Young men take pride in carrying on tradition of gold pounding, even though it ruins their health.
Drops of sweat glisten on Thant Myint Ti's forehead as he heaves a giant hammer and pounds it down. His muscles flex under the strain. He has already been working for five hours today pounding gold in Mandalay.
"It is really back-breaking work. It takes a lot of muscle power," he explains, leaning back, exhausted. Thant Myint Ti has been a gold pounder for 15 years. The rhythmic, monotonous pounding can be heard in front of the shop and echoes throughout the neighborhood of Myat Par Yat.
There are around 50 traditional family businesses that produce fine leaf gold. They range from smaller operations to larger companies, like Cho Soe Win's, which was founded by her grandfather and has been in her family now for over 100 years.
Now nearly 100 people work for Cho Soe Win. In the shop the gold pounders stand closely together - bare-chested, lean, muscular bodies slightly bent over, slowly pounding out gold wrapped in bamboo paper and deerskin with three-kilogram (seven-pound) hammers.
"First, the men pound the gold for a half hour, then for an hour and then for five hours on end," Cho Soe Win explains. The methods used to produce gold leaf have hardly changed throughout the centuries. Today, machines can only be used for a few processes. One gram of gold makes 200 thin leaves of gold that are one-thousandth of a millimeter thick - thinner than a stroke of ink on a piece of paper.
A traditional water clock tells the men when to rotate duties. It consists of a coconut shell in a pot of water. The shell has a small hole in it and when it fills up with water and sinks, one hour is up. After an hour of monotonous hammering, they get a 15-minute break.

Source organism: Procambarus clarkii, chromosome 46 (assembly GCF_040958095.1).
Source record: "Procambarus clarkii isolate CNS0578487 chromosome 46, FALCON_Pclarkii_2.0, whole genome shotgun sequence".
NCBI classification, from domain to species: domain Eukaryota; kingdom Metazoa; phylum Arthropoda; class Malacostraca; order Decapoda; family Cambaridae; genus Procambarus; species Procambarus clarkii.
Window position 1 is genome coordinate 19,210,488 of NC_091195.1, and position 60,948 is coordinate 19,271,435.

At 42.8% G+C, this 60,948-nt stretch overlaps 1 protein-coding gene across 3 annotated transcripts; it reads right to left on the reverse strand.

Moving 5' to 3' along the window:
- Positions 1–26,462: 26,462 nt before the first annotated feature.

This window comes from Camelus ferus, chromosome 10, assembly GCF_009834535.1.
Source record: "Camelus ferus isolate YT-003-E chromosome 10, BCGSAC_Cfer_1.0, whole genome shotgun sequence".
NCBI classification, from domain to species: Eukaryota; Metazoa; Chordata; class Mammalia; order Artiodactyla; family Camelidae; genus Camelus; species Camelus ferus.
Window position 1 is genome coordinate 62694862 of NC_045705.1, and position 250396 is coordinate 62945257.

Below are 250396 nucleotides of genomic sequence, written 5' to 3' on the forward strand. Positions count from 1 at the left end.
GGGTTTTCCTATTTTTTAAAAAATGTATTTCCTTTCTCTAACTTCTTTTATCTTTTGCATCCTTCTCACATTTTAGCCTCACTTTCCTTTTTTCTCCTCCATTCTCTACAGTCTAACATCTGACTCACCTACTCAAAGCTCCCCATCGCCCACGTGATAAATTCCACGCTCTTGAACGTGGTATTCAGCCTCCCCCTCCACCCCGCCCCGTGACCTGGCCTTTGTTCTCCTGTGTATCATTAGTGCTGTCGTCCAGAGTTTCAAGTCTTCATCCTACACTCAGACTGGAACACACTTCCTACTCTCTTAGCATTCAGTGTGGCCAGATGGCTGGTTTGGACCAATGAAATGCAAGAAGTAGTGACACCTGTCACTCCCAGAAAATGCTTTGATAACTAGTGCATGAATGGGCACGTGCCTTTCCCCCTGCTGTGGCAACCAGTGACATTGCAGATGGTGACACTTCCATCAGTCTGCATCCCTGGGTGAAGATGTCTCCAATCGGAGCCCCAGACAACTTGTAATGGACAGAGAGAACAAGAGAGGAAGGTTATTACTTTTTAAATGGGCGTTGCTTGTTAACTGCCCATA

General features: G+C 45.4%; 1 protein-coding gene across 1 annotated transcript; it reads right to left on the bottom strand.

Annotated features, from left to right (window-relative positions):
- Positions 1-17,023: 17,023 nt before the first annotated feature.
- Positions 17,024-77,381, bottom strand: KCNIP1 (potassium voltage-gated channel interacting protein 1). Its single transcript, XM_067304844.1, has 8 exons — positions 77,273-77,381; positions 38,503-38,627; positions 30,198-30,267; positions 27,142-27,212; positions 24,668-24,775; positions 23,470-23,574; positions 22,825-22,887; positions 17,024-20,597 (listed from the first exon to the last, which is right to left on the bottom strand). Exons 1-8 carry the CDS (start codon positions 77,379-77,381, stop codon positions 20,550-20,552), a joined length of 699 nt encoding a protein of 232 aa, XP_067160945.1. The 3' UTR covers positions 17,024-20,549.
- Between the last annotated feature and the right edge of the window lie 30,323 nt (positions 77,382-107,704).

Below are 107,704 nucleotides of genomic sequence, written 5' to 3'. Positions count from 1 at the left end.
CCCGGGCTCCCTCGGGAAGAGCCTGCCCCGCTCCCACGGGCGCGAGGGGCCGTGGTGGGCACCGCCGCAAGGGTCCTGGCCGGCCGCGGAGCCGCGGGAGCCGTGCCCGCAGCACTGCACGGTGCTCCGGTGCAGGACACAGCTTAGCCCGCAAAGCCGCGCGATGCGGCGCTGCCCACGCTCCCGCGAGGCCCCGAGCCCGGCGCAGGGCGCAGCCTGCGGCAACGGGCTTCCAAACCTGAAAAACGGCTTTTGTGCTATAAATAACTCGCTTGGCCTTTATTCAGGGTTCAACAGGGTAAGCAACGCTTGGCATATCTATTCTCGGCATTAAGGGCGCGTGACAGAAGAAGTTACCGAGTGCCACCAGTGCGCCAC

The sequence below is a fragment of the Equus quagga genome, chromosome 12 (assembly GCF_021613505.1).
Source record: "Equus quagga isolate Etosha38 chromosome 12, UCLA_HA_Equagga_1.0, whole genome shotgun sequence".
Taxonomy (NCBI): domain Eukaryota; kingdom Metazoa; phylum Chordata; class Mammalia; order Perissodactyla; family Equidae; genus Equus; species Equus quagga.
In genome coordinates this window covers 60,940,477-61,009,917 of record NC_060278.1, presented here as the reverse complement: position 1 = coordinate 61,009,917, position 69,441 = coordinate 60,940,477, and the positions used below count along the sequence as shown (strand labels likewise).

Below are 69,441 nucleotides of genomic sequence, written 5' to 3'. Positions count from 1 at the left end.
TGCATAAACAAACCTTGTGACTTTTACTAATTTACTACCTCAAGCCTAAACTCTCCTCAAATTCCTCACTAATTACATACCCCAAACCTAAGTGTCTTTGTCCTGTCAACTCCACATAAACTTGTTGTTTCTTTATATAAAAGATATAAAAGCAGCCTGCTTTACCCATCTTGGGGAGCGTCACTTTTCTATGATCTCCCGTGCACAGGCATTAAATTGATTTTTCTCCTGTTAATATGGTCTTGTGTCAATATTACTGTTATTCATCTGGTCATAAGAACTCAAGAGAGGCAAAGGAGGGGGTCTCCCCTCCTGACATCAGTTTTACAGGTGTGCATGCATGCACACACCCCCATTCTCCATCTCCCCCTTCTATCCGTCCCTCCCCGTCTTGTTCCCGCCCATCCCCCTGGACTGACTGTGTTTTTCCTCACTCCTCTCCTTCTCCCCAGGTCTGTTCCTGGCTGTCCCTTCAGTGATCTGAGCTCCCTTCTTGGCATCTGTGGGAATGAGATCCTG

Retired at 45
Thant Myint Ti sits in the sun in front of the shop chewing on a beetle nut. His teeth are stained red from the nuts, but they help him to relax, he says. The 31-year-old has chronic back pain. "The back suffers the most from this job. In the evening, I use traditional medicine to treat the pain," he explains.
Most men start working as gold pounders at the age of 16, after six months of training. After around 10 years of work, most gold pounders get bad backs. Forty-five is the usual cut-off age, after which the body can take no more. "But there is one 60-year-old who still works with us," Thant Myint Ti says.
While the men do the back-breaking pounding, women carry out the second step in the production process. They sit in a wind-protected room around short tables and cut the fine leaves of gold.
"It has to be completely protected from wind, otherwise the gold would blow away or get damaged," Cho Soe Win explains. The drone of the pounding in the background mixes with chattering as the women talk amongst themselves while carefully working on the gold. On the wall, there is a poster of opposition leader Aung San Suu Kyi, who watches over their work.
Than Myint Ti gets up and re-ties his longyi, a traditional Burmese garment he is wearing around his waist, and goes back to work. "If I had a son," he says, reaching for his hammer, "I would not want him to become a gold pounder. It is hard work and it is not good for the body or spirit."
On the other hand, the job is well paid. The high season is winter. That is when the companies get the most orders. Thant Myint Ti and his colleagues can earn up to 5,000 kyat – slightly less than 5 euros - per day. On average, the daily cost of living in Mandalay is about one euro. Myanmar's average monthly wages are among the lowest in Southeast Asia. Thant Myint Ti is proud of his work - it is a trade that is held in high esteem in the country. The work is even said to be healthy. "The healers say the consumption of gold is good for preventing heart disease. So eating leaf gold is good for the heart," Cho Soe Win explains. People enjoy gold with bananas or honey.
But the leaf gold is mainly used in Buddhist temples and pagodas. Mandalay's Mahamuni Pagoda is a prime example. The fine gold is in high demand at the pagoda; depending on size, it runs from 300 to 700 kyat - from 30 to 70 euro cents. Hundreds of Buddhists travel to the pagoda daily and kneel before the giant golden statue of Buddha to pray. Men approach the statue and paste on fine leaves of gold. Throughout the decades so much gold has been pasted on to the statue that in certain spots it is 35 centimeters thicker. A giant golden Buddha - pounded out and re-formed by the gold pounders of Mandalay.
Author: Monika Griebeler / sb
Editor: Simon Bone